Mutual funds have less risk than buying individual securities because they are diversified investments. You aren't as dependent on an individual stock, or bond, and its underlying company. If one of the companies goes bankrupt, you own many more stocks to protect your investment.

Actively managed funds give you the benefits of professional stock picking and portfolio management. You don't have to research thousands of companies. The managers are experts in each field. It would be almost impossible for you to become an expert in all the areas in which you'd like to invest.

But it still takes a great deal of time to research mutual funds. To make it worse, the managers of funds change. When that happens, it could affect the performance of your fund even if the sector is doing well. That's important because managers continuously change the stocks they own. Even if you look at the prospectus, it might not reflect current stock ownership. You don't know what you are buying specifically, so you are relying on the expertise of the manager.

The prospectus warns that past performance is no guarantee of future returns. But past performance is all you have to go on. There's a good chance that a fund that's outperformed the market in the past underperforms in the future. That's especially true if the manager changes.


When reviewing a fund you're considering investing in, watch out for "window dressing"—cosmetic changes made to improve its appearance.

The most significant disadvantage is that mutual funds charge annual management fees. That guarantees they will cost more than the underlying stocks. These fees are often hidden in several places in the prospectus. 

To pick good mutual funds, you've got to understand your investing goals. Are you saving for retirement or setting aside some extra cash for a rainy day? Stock funds would be best for long-term retirement investing, while a money market fund is best for short-term savings. Work with a certified financial planner. They will help you determine your best asset allocation and investment strategy.

Mutual Fund Companies

Mutual funds are managed by hundreds of companies that have hundreds of funds each. Most companies focus on specific strategies to stand out from the crowd. Here are the top 10 largest mutual fund companies by size, with their approach:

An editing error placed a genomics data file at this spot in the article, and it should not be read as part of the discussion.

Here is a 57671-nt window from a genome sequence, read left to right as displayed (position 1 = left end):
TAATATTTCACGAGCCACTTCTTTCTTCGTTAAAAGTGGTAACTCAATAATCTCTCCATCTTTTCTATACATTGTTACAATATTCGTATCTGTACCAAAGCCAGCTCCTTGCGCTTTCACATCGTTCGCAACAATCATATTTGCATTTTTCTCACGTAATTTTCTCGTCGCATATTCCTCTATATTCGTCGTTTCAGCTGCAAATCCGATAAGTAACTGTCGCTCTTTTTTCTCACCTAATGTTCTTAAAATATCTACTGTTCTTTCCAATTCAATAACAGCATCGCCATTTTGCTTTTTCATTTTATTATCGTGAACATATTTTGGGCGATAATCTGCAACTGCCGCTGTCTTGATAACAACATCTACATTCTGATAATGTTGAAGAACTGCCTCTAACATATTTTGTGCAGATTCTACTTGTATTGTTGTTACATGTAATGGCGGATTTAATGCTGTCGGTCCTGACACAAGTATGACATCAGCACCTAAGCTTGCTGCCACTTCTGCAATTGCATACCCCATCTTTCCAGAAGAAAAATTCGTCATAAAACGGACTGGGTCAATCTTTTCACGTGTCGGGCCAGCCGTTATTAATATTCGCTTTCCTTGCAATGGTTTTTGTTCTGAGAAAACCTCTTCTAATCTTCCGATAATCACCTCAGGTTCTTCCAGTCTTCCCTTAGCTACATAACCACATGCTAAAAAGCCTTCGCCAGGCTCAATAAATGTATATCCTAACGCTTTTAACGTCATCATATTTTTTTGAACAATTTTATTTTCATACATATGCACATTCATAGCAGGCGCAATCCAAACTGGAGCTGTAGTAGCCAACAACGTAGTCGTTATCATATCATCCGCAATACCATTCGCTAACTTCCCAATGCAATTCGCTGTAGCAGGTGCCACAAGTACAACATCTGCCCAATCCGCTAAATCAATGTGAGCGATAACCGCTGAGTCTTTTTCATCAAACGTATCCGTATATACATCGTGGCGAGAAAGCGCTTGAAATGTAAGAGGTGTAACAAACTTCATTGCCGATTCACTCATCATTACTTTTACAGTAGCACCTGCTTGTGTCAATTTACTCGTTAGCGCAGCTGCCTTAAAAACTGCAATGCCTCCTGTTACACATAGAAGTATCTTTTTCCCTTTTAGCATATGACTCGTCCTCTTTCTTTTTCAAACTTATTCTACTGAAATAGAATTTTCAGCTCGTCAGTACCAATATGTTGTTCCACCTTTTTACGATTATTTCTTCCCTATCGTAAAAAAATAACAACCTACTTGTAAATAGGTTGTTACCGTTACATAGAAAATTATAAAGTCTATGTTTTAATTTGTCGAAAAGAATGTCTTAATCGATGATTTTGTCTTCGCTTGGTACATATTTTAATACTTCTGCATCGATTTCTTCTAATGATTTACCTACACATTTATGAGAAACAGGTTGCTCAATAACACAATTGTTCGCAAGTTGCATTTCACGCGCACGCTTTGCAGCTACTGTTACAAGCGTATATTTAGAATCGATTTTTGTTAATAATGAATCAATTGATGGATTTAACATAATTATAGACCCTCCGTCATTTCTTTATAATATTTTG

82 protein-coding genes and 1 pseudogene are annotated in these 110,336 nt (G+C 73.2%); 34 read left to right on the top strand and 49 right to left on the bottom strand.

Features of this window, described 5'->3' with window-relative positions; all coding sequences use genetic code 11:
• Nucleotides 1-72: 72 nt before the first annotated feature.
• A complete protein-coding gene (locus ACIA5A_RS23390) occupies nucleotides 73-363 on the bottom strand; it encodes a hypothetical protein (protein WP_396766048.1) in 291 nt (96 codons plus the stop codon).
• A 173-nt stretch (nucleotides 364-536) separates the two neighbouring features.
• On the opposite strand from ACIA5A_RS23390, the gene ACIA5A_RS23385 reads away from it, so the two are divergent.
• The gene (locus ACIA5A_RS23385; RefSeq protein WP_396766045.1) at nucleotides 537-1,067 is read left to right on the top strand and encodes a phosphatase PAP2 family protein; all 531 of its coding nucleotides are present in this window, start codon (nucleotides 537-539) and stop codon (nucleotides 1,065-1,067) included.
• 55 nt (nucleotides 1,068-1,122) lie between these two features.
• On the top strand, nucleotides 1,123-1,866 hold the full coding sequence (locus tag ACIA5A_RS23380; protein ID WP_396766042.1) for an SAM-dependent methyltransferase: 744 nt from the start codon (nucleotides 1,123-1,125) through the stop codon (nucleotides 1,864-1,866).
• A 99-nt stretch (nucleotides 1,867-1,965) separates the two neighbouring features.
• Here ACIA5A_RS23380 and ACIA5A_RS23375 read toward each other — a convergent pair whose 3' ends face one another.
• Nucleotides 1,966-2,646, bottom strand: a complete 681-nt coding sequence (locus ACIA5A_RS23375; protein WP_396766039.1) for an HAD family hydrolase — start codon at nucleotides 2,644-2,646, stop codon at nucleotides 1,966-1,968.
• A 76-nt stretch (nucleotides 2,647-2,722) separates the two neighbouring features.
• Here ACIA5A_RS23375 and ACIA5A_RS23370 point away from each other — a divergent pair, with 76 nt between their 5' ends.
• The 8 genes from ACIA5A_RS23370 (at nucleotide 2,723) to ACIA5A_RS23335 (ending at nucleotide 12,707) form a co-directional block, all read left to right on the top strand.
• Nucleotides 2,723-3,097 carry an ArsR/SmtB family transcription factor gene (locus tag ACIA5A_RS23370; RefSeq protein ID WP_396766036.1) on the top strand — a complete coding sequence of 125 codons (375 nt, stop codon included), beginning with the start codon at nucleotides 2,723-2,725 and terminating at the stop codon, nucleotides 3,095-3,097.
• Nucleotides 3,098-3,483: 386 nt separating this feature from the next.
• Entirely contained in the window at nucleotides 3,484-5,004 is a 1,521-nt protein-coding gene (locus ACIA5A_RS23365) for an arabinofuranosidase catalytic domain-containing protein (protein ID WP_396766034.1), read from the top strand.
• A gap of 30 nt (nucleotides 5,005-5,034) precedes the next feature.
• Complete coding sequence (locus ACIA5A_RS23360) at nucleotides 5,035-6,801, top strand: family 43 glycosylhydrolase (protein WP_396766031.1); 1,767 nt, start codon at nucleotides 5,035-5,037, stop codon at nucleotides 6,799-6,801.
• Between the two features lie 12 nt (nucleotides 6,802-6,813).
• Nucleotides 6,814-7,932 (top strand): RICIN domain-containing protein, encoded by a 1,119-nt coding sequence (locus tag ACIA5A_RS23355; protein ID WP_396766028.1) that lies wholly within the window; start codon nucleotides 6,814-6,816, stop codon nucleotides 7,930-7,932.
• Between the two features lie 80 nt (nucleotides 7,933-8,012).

1. Vanguard: Low management fees
  2. Fidelity: Full financial services
  3. American: Conservative investment strategies with long-term investment timeframe
  4. Barclays: Targets professional, not individual, investors
  5. Franklin Templeton: Bonds, emerging markets, and value companies
  6. PIMCO: Bond funds
  7. T. Rowe Price: No-load funds
  8. State Street: Targets professional, not individual, investors
  9. Oppenheimer: Actively managed funds
  10. Dodge & Cox: No-load mutual funds

How Mutual Funds Affect the Economy

Mutual funds are an essential component of the U.S. financial markets. A good mutual fund reflects how an industry or other sector is doing. Mutual fund values change on a daily basis. That demonstrates the value of the assets in the fund's portfolio. The economy is much slower-moving so that wide variations in a fund don't always mean that sector is gyrating as much. But if a mutual fund price declines over time, then it is a good bet that the industry it tracks is also growing more slowly.

For example, a mutual fund that focused on high-tech stocks would have done well up until March of 2000, when the tech bubble burst. As investors realized that the high-tech companies were not returning profits, they started selling the stocks. As a result, the mutual funds declined. As the mutual fund and stock prices fell, the high-tech companies could not remain capitalized. Many went out of business. In this way, stock mutual funds and the U.S. economy are interrelated.

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The Balance uses only high-quality sources, including peer-reviewed studies, to support the facts within our articles. Read our editorial process to learn more about how we fact-check and keep our content accurate, reliable, and trustworthy.
  1. National Center for Biotechnology Information, U.S. National Library of Medicine. "The October 2014 United States Treasury Bon Flash Crash and the Contributory Effect of Mini Flash Crashes."